Scottish grants spur academic/industry innovation

Last October, I was invited by the Scottish Enterprise Board to visit high-technology companies located in Edinburgh and Glasgow, Scotland. I visited numerous companies, including the Scottish Enterprise Board itself. There, Alastair Wilson of the Information Industries Group (Glasgow, Scotland) explained the procedures used to help foster innovative high- technology ideas in Scotland. According to Wilson, individuals with a marketable idea can apply for grants of up to $75,000 to try to commerc

Dec 1st, 1997

Scottish grants spur academic/industry innovation

Andy Wilson Editor at Large

andyw@pennwell.com

Last October, I was invited by the Scottish Enterprise Board to visit high-technology companies located in Edinburgh and Glasgow, Scotland. I visited numerous companies, including the Scottish Enterprise Board itself. There, Alastair Wilson of the Information Industries Group (Glasgow, Scotland) explained the procedures used to help foster innovative high- technology ideas in Scotland. According to Wilson, individuals with a marketable idea can apply for grants of up to $75,000 to try to commercialize their idea. Then, if the idea proves successful, the Scottish Enterprise Board may back the idea for another two years with an additional $150,000, after which, according to Wilson, Scottish Enterprise could help further by negotiating venture-capital deals. I found all this highly commendable. And it seems that the thrust from academia to commercial production is already working in Scotland.

During the tour, I visited The Institute of Photonics (Glasgow), an organization developed to promote the collaboration of university research and development projects by industry. Professor Allister Ferguson, technical director of the institute, described the development of a solid-state, femtosecond laser that is expected to dramatically improve on confocal fluorescence imaging. Developed in conjunction with Biorad Microscience (Hemel Hempstead, England), the laser will be incorporated into future versions of Biorad`s confocal microscope.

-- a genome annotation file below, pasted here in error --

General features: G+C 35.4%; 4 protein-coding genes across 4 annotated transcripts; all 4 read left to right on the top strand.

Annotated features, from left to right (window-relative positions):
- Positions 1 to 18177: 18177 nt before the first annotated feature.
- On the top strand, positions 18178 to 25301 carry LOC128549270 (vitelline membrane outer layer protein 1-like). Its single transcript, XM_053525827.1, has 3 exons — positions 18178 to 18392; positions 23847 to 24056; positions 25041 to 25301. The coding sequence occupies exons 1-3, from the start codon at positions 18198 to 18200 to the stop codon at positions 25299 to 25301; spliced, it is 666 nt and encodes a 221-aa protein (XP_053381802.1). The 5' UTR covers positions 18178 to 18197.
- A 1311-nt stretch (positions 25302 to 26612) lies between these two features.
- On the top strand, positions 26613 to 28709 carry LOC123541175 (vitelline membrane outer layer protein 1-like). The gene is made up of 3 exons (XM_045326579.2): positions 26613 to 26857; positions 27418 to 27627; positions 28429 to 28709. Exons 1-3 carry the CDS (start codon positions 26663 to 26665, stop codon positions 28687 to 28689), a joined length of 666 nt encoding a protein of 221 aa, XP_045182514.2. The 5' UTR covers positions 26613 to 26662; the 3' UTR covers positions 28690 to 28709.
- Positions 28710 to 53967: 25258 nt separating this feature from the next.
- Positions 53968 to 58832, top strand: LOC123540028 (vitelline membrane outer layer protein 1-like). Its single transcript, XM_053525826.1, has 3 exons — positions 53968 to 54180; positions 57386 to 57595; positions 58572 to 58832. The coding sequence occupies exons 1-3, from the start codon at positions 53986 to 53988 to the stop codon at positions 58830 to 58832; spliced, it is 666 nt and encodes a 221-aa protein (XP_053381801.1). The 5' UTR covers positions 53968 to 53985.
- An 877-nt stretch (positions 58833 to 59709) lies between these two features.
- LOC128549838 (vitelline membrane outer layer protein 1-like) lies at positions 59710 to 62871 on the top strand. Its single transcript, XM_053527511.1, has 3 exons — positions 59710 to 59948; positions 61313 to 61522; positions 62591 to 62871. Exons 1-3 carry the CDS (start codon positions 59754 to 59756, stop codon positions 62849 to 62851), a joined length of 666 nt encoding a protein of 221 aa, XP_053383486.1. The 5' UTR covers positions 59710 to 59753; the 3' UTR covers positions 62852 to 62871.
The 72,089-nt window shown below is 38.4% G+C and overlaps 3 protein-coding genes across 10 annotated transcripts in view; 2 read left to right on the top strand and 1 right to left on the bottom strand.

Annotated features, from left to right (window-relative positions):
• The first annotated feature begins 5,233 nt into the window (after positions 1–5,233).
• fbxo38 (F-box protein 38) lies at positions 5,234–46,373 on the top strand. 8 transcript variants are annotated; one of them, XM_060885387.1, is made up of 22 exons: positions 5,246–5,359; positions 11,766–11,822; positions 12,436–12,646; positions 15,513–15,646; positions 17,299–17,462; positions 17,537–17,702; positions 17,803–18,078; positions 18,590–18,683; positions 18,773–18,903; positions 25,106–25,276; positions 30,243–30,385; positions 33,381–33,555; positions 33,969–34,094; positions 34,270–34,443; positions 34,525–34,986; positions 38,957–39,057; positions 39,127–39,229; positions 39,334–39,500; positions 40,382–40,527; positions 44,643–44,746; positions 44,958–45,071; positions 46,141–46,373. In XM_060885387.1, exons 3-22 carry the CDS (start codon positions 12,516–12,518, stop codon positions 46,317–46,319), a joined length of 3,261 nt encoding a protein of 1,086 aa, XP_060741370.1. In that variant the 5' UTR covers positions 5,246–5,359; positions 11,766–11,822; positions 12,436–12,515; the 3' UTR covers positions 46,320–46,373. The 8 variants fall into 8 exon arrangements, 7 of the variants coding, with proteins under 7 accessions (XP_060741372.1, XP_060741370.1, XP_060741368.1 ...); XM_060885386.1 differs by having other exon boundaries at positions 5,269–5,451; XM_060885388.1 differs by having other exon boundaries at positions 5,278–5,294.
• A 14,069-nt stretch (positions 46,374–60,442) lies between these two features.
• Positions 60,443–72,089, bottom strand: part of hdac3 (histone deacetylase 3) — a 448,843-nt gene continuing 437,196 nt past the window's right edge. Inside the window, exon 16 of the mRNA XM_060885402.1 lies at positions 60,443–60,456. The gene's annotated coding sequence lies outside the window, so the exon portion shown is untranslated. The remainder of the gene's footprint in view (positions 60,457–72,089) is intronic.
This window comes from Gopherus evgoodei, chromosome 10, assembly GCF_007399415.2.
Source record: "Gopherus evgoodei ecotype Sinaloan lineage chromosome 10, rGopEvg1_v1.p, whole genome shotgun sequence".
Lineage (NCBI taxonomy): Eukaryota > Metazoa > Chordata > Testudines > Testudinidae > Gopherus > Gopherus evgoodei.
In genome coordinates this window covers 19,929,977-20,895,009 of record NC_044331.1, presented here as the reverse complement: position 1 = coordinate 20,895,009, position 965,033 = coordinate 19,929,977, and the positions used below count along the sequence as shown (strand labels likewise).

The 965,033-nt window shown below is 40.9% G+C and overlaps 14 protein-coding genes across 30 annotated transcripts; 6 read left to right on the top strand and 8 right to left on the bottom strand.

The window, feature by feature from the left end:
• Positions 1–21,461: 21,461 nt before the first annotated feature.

At the end of the week, Alastair Wilson asked for my impressions of the tour. I mentioned The Institute of Photonics and how impressed I had been with Ferguson`s work. Wilson said that Ferguson had already licensed some aspects of his solid-state-laser technology to a company in Japan. And this licensing agreement was bringing revenues of $1.5 million per year to Ferguson`s own company.

Providing an incentive

I became more intrigued as Wilson went on to describe Ferguson`s purchase of an old rectory in a small village outside of Glasgow. When the clergy asked him whether he wanted to purchase the unused church that accompanied the rectory, Ferguson snapped it up and converted it into a hall so that he and his colleagues could practice Scottish dancing. My thoughts wandered to Southern California, where I could not quite envisage Ferguson starting a high-technology company or performing Scottish dancing in the Los Angeles smog.

I put my thoughts to Wilson. How could a government authority provide enough incentive for such a person to start a company in a completely different culture and expect that person to live a completely different lifestyle? Wilson, it seemed, had faced this problem before. One of the fortes of the Scottish Enterprise Board, he said, was to take good ideas and small companies and help put the marketing and sales infrastructure in place that would make them succeed on a worldwide basis. So don`t expect Ferguson to be relocating to California anytime soon. However, you may see a sales and marketing operation spring up in the near future.

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